e mërkurë, 13 qershor 2007
Crispy Chick, the graveyard, and Amos
10:04 am I’m at the laundromat on Main Street. I thought I’d park myself here and see if I could talk to some people who come in and out. There’s one man in here right now, sitting right across from me. I guess he works here, but I’m not sure if he’s the talking type. But he’s humming some, so that’s nice.
Tim and I went to Crispy Chick this morning. Supposedly the best biscuits in town, and a gathering place for all types before work. Well they were out of biscuits at 6:35 this morning, but Tim got some coffee and we thought we’d sit and put some time in anyhow. The place has room for 20, and there were about 6 people in there besides the workers. Three white people sat together at one table communing with a pair of men at another table. One black man sat alone several tables off.
After about three minutes, one of the white men asked us where we were from. We said California, and he asked us if we were with Pam and did we know her when we were in California. We said no, we knew her here, but we were doing work separate from hers, and then we asked where they were from. One, Mr. Robert Latham, is from here, but he spent three years based in California (San Diego, 1968-1971) during his service in the war. We asked him how he liked it. “Well it sure was nice to get back there after serving overseas.”
The other man didn’t talk much. He looked straight ahead, not at us, and told us he was a 6th generation Greensboroan. Mr. Latham told us after he left that he worked at the prison here, running the program that works the inmates at the fishery. Willie Jean from the paper was there, we said hi to her, and then headed out.
I walked for about an hour after that. Not having grown up around a major land feature like the ocean or mountains, trees and all things growing have always been what stick to me, what separates one place from the next. The landscape here is gorgeous. Everything is green and overgrown. There’s plenty of grass in the yards and it looks like some people are pretty serious gardeners. I saw hydrangeas, gardenia bushes (you smell them before you spot them), kudzu, Japanese maple trees, and many more flowers I don’t know the names of. The light filters through all of that and throws the most intricate shadows on everything.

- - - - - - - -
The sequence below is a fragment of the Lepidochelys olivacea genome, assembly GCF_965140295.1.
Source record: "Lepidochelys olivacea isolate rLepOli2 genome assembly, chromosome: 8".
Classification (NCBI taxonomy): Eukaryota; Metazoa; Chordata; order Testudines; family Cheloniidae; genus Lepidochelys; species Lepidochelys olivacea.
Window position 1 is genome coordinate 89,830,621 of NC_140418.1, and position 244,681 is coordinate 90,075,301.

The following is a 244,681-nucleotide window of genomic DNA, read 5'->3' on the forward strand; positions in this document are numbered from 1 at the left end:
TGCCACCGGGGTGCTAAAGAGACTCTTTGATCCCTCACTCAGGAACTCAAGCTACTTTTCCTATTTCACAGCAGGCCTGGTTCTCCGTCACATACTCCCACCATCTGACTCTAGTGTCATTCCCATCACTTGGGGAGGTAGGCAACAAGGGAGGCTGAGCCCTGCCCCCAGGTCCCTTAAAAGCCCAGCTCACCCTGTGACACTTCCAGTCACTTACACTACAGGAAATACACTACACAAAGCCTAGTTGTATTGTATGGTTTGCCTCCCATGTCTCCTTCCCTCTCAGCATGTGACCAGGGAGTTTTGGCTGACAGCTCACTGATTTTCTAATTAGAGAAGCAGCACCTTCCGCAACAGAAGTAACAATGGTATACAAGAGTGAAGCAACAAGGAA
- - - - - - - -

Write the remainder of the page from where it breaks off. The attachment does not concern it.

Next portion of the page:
I walked through a cemetery and learned some of the family names from here. Seems like nobody’s been buried there too recently. The latest date I saw was 1989. I didn’t see any fresh flowers on any grave sites, but fake flower arrangements adorned a few of them.
Yesterday at Amos Kennedy’s was incredible. He’s a black printer with a Heidelberg windmill letterpress and drawers and drawers of type. His shop is downstairs—the press, the type, a million prints and books—and his bed and kitchen are upstairs. He wore overalls and no shoes, and in the time we were there, he set something for each of us and ran about 100 of each print. He let us take some of his work and we bought a bunch more. Amazing. He’s leaving on Saturday to go to Italy for a few months, and in December, he’ll be in residence at a small college in Virginia for a year. He’s been playing with type since he was four or five, studied math at Grambling, worked in computer programming for 20 years, and then came back to printing. It’s too much fun, he said. After a couple hours, we thanked him and headed out. “Thanks for spending time in the Black Belt,” he said.